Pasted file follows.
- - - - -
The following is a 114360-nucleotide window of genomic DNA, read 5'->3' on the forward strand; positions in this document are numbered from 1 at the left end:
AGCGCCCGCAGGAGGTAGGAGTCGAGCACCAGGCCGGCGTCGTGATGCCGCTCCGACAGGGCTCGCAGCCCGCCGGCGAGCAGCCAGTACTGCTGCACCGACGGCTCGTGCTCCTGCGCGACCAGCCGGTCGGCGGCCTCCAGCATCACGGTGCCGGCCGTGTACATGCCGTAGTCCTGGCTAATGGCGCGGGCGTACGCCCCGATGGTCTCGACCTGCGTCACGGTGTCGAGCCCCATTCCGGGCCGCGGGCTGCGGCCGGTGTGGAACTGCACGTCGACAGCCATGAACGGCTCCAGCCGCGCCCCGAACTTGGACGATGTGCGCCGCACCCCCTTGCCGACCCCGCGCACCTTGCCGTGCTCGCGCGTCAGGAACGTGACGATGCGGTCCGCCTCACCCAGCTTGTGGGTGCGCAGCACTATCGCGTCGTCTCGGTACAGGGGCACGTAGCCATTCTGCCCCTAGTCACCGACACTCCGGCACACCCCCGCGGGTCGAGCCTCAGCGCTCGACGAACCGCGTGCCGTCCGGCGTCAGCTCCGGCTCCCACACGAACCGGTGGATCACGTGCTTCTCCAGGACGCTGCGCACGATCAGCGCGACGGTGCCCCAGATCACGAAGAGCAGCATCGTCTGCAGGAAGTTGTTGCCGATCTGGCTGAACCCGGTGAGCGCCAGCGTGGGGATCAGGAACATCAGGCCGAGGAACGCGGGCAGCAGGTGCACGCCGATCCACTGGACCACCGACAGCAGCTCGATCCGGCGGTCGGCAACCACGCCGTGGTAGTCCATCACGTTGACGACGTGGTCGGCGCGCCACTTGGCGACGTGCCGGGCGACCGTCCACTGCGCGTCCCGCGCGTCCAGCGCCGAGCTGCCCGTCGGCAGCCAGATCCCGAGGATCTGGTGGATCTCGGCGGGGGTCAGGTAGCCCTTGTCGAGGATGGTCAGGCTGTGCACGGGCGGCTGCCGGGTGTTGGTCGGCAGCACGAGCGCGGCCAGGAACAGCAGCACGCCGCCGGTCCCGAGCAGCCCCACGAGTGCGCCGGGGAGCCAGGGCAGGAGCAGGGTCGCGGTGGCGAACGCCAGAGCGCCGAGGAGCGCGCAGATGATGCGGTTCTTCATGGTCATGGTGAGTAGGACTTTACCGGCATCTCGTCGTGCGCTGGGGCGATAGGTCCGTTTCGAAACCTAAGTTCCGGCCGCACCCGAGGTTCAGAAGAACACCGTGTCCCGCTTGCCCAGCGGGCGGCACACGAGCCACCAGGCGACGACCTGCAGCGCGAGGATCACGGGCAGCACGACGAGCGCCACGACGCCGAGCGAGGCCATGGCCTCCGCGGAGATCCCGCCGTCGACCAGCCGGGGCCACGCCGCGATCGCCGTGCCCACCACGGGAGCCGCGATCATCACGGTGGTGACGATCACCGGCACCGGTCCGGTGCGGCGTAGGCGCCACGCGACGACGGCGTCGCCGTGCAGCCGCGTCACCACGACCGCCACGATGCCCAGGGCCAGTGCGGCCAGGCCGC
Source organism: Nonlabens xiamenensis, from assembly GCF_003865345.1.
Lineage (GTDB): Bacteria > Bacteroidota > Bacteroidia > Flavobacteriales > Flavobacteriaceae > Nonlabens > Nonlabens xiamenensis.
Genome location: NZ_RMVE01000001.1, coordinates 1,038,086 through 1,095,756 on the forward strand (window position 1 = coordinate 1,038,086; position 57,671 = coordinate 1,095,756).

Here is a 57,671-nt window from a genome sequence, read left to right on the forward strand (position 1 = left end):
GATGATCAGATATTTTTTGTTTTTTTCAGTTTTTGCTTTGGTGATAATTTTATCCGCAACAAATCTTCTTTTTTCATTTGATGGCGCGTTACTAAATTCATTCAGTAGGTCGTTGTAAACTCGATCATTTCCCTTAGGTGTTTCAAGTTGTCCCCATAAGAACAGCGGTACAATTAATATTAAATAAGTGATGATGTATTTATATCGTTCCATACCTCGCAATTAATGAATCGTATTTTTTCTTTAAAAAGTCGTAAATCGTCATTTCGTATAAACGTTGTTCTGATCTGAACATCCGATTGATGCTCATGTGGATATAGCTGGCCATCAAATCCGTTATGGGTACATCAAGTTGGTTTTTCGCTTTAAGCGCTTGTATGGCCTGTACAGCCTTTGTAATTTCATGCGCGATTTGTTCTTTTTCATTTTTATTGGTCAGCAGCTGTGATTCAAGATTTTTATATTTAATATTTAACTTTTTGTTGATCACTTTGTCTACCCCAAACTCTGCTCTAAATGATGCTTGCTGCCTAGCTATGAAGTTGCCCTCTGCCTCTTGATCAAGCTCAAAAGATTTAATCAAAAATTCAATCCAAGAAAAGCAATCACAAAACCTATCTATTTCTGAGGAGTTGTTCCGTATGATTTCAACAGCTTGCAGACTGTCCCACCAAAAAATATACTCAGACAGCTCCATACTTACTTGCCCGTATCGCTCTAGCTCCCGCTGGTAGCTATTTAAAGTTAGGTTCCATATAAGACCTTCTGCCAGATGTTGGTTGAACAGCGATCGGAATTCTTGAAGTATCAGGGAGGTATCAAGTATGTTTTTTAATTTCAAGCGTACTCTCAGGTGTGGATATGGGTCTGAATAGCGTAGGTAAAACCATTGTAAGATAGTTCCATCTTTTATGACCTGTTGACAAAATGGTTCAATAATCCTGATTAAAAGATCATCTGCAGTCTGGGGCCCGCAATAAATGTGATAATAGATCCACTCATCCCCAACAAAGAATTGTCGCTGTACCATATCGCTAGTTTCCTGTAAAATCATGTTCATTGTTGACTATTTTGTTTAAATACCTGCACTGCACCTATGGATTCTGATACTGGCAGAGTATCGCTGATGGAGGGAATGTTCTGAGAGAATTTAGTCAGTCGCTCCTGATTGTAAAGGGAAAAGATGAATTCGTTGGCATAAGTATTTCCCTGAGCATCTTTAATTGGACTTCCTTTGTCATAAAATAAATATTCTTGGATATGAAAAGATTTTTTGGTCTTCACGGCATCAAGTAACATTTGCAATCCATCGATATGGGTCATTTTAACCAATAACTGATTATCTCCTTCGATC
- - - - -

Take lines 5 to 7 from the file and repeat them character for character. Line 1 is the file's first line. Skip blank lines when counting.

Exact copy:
Genome location: NZ_RMVE01000001.1, coordinates 1,038,086 through 1,095,756 on the forward strand (window position 1 = coordinate 1,038,086; position 57,671 = coordinate 1,095,756).

Here is a 57,671-nt window from a genome sequence, read left to right on the forward strand (position 1 = left end):
GATGATCAGATATTTTTTGTTTTTTTCAGTTTTTGCTTTGGTGATAATTTTATCCGCAACAAATCTTCTTTTTTCATTTGATGGCGCGTTACTAAATTCATTCAGTAGGTCGTTGTAAACTCGATCATTTCCCTTAGGTGTTTCAAGTTGTCCCCATAAGAACAGCGGTACAATTAATATTAAATAAGTGATGATGTATTTATATCGTTCCATACCTCGCAATTAATGAATCGTATTTTTTCTTTAAAAAGTCGTAAATCGTCATTTCGTATAAACGTTGTTCTGATCTGAACATCCGATTGATGCTCATGTGGATATAGCTGGCCATCAAATCCGTTATGGGTACATCAAGTTGGTTTTTCGCTTTAAGCGCTTGTATGGCCTGTACAGCCTTTGTAATTTCATGCGCGATTTGTTCTTTTTCATTTTTATTGGTCAGCAGCTGTGATTCAAGATTTTTATATTTAATATTTAACTTTTTGTTGATCACTTTGTCTACCCCAAACTCTGCTCTAAATGATGCTTGCTGCCTAGCTATGAAGTTGCCCTCTGCCTCTTGATCAAGCTCAAAAGATTTAATCAAAAATTCAATCCAAGAAAAGCAATCACAAAACCTATCTATTTCTGAGGAGTTGTTCCGTATGATTTCAACAGCTTGCAGACTGTCCCACCAAAAAATATACTCAGACAGCTCCATACTTACTTGCCCGTATCGCTCTAGCTCCCGCTGGTAGCTATTTAAAGTTAGGTTCCATATAAGACCTTCTGCCAGATGTTGGTTGAACAGCGATCGGAATTCTTGAAGTATCAGGGAGGTATCAAGTATGTTTTTTAATTTCAAGCGTACTCTCAGGTGTGGATATGGGTCTGAATAGCGTAGGTAAAACCATTGTAAGATAGTTCCATCTTTTATGACCTGTTGACAAAATGGTTCAATAATCCTGATTAAAAGATCATCTGCAGTCTGGGGCCCGCAATAAATGTGATAATAGATCCACTCATCCCCAACAAAGAATTGTCGCTGTACCATATCGCTAGTTTCCTGTAAAATCATGTTCATTGTTGACTATTTTGTTTAAATACCTGCACTGCACCTATGGATTCTGATACTGGCAGAGTATCGCTGATGGAGGGAATGTTCTGAGAGAATTTAGTCAGTCGCTCCTGATTGTAAAGGGAAAAGATGAATTCGTTGGCATAAGTATTTCCCTGAGCATCTTTAATTGGACTTCCTTTGTCATAAAATAAATATTCTTGGATATGAAAAGATTTTTTGGTCTTCACGGCATCAAGTAACATTTGCAATCCATCGATATGGGTCATTTTAACCAATAACTGATTATCTCCTTCGATC